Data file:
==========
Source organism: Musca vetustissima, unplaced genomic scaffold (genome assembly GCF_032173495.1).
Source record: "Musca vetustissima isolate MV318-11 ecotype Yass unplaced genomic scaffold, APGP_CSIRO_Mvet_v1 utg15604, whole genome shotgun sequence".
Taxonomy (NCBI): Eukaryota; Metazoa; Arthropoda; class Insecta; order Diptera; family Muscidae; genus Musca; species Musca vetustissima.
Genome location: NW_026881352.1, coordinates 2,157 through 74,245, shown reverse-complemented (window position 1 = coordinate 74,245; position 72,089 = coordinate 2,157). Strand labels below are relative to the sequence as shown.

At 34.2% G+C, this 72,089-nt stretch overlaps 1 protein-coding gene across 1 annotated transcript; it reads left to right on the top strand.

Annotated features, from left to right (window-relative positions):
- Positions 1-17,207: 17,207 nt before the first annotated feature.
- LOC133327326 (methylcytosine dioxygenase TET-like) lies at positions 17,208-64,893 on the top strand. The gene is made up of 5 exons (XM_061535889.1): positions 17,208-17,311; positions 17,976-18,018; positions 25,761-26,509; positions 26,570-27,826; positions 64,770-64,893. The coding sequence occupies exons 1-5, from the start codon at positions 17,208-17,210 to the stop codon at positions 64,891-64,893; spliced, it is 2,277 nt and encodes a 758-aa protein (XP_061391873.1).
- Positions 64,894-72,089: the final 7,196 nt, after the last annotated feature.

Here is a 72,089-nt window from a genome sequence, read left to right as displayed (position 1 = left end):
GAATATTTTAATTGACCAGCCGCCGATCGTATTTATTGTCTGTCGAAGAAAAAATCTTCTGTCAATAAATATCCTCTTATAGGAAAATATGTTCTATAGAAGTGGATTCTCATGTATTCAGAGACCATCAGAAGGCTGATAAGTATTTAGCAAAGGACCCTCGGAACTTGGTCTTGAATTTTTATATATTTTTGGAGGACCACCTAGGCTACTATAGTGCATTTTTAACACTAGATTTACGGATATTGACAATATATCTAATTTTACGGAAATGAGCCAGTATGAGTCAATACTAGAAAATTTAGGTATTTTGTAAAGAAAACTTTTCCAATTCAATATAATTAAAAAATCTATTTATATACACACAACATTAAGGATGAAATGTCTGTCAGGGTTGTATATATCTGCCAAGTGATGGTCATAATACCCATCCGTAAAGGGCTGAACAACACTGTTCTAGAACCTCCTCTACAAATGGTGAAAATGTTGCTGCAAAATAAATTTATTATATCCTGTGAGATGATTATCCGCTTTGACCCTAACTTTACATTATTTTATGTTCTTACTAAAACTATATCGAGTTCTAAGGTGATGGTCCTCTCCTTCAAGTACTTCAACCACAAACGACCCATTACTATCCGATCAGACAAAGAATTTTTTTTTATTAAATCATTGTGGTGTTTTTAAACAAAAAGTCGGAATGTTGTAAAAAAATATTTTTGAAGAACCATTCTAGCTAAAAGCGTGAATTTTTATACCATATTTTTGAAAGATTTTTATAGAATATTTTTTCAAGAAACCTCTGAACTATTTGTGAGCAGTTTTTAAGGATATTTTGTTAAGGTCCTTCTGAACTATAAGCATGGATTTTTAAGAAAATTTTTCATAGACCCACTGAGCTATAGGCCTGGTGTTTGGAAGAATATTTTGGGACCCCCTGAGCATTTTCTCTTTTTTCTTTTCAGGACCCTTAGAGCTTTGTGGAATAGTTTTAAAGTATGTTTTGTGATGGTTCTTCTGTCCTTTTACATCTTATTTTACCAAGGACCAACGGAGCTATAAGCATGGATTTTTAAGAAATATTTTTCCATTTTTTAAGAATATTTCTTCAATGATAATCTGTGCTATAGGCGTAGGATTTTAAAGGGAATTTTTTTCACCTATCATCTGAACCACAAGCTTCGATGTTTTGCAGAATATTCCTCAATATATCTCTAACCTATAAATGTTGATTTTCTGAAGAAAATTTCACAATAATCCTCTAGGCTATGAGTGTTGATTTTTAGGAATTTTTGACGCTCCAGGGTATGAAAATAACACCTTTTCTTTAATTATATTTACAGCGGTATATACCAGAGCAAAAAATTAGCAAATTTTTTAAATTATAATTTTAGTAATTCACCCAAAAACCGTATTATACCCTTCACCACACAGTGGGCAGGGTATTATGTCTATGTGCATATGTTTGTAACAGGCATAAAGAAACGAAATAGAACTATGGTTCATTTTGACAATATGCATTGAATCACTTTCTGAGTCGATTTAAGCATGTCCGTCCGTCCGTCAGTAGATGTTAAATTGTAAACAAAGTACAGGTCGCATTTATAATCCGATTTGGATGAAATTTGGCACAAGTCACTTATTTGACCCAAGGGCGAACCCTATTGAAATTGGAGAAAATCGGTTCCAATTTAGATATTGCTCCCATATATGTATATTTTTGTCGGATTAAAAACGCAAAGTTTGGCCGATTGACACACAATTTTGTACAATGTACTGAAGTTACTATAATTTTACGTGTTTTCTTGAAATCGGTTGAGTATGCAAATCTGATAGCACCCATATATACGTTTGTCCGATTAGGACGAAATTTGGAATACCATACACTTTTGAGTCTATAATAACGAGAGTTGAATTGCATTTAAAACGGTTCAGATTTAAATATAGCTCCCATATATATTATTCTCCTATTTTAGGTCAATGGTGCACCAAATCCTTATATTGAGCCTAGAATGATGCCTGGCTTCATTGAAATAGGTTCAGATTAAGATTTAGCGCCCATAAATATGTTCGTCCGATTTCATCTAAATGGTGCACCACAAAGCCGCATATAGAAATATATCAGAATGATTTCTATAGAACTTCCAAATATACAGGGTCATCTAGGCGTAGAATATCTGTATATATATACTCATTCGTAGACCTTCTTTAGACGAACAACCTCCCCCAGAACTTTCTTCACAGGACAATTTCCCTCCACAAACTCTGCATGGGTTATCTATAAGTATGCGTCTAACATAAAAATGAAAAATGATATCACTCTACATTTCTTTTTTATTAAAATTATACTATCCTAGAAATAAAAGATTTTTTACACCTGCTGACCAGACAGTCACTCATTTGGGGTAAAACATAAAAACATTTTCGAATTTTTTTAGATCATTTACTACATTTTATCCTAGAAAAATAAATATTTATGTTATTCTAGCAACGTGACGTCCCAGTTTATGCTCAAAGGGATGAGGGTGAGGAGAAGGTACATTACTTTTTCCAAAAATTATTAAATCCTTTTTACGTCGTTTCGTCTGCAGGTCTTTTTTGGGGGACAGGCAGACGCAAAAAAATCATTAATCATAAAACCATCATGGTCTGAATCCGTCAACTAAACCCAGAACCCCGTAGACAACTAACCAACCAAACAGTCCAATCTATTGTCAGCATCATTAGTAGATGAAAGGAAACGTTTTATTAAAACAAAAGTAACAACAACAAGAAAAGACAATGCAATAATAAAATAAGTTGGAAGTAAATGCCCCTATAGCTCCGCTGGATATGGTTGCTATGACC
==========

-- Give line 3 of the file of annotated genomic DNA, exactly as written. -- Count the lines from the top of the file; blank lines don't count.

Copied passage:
Taxonomy (NCBI): Eukaryota; Metazoa; Arthropoda; class Insecta; order Diptera; family Muscidae; genus Musca; species Musca vetustissima.